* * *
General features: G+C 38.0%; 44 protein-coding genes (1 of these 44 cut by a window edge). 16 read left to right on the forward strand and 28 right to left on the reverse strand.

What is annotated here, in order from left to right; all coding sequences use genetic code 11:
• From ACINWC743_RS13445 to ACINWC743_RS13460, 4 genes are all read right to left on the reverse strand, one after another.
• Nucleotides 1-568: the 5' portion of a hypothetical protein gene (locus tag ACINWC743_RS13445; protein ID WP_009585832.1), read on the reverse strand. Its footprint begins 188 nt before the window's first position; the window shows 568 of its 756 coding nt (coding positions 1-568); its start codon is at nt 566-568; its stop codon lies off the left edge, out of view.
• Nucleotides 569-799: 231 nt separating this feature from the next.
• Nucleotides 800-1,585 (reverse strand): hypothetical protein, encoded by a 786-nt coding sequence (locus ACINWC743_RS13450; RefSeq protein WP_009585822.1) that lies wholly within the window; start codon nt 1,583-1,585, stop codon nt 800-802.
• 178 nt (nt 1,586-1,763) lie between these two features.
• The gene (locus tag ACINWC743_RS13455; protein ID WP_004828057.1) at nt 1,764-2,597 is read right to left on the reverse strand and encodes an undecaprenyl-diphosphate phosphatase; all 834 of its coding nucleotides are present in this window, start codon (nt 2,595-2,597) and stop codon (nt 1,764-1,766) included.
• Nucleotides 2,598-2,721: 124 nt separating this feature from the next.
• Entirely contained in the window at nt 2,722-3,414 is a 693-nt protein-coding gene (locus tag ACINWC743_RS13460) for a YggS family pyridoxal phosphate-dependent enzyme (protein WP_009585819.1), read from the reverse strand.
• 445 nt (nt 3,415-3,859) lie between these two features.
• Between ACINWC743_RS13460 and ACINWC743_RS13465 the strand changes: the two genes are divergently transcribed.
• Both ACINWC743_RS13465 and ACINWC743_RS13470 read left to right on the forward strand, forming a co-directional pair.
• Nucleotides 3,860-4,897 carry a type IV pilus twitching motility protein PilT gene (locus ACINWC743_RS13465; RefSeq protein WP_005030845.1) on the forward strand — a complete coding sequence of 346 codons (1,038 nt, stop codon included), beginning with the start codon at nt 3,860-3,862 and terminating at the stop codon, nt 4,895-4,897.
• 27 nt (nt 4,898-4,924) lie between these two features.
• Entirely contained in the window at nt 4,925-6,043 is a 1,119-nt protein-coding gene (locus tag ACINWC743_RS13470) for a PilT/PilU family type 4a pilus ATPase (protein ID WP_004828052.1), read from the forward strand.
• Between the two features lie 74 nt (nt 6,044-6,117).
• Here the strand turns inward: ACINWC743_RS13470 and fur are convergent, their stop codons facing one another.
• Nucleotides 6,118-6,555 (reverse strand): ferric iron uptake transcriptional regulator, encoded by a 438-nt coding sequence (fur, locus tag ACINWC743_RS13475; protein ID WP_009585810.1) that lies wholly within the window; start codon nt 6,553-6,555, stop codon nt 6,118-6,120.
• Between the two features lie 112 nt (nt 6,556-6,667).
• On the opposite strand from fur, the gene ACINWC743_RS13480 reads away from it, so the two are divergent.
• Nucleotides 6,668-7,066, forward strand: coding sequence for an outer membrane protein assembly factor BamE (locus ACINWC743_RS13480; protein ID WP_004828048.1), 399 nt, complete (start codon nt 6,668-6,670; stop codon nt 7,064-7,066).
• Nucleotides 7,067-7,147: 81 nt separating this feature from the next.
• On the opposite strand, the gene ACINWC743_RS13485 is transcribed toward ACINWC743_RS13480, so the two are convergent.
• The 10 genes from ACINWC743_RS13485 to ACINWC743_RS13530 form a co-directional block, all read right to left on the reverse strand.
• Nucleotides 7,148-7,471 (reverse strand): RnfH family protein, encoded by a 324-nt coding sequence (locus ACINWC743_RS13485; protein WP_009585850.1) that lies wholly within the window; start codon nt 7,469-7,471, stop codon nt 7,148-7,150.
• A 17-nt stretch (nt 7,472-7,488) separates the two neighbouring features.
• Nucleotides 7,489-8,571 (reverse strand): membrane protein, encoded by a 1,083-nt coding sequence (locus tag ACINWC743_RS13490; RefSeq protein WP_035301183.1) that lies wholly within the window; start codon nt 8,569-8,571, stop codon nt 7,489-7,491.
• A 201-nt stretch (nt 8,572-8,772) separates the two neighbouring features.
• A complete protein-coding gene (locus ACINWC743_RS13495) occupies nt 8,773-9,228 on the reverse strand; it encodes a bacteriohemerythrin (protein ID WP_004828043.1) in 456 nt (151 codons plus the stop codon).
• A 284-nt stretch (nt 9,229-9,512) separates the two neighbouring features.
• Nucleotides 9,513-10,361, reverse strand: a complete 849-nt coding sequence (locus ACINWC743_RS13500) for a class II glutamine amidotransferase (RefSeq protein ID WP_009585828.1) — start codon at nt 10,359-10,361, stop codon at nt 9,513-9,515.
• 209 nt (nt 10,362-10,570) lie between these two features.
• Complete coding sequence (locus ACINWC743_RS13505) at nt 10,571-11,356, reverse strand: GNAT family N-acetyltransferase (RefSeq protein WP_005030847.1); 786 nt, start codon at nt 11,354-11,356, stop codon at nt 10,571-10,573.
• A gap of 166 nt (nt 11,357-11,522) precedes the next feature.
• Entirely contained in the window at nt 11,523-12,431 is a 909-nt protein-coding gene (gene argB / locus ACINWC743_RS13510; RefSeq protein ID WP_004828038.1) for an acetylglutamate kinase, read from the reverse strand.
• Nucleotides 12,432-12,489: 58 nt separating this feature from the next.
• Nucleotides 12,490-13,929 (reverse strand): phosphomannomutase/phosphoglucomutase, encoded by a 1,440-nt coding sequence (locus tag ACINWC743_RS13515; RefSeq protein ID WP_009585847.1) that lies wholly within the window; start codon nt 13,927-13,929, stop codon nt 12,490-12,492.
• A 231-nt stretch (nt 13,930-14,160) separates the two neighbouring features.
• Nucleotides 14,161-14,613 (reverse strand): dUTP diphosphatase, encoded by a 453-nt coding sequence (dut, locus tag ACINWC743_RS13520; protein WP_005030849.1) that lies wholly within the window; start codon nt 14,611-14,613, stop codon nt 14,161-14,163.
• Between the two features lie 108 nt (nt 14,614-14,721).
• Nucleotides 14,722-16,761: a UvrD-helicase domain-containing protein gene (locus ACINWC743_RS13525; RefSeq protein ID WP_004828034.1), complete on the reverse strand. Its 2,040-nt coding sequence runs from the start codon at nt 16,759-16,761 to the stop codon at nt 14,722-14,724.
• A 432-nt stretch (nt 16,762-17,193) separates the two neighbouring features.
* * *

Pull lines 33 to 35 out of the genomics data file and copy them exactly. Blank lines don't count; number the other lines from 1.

• 209 nt (nt 10,362-10,570) lie between these two features.
• Complete coding sequence (locus ACINWC743_RS13505) at nt 10,571-11,356, reverse strand: GNAT family N-acetyltransferase (RefSeq protein WP_005030847.1); 786 nt, start codon at nt 11,354-11,356, stop codon at nt 10,571-10,573.
• A gap of 166 nt (nt 11,357-11,522) precedes the next feature.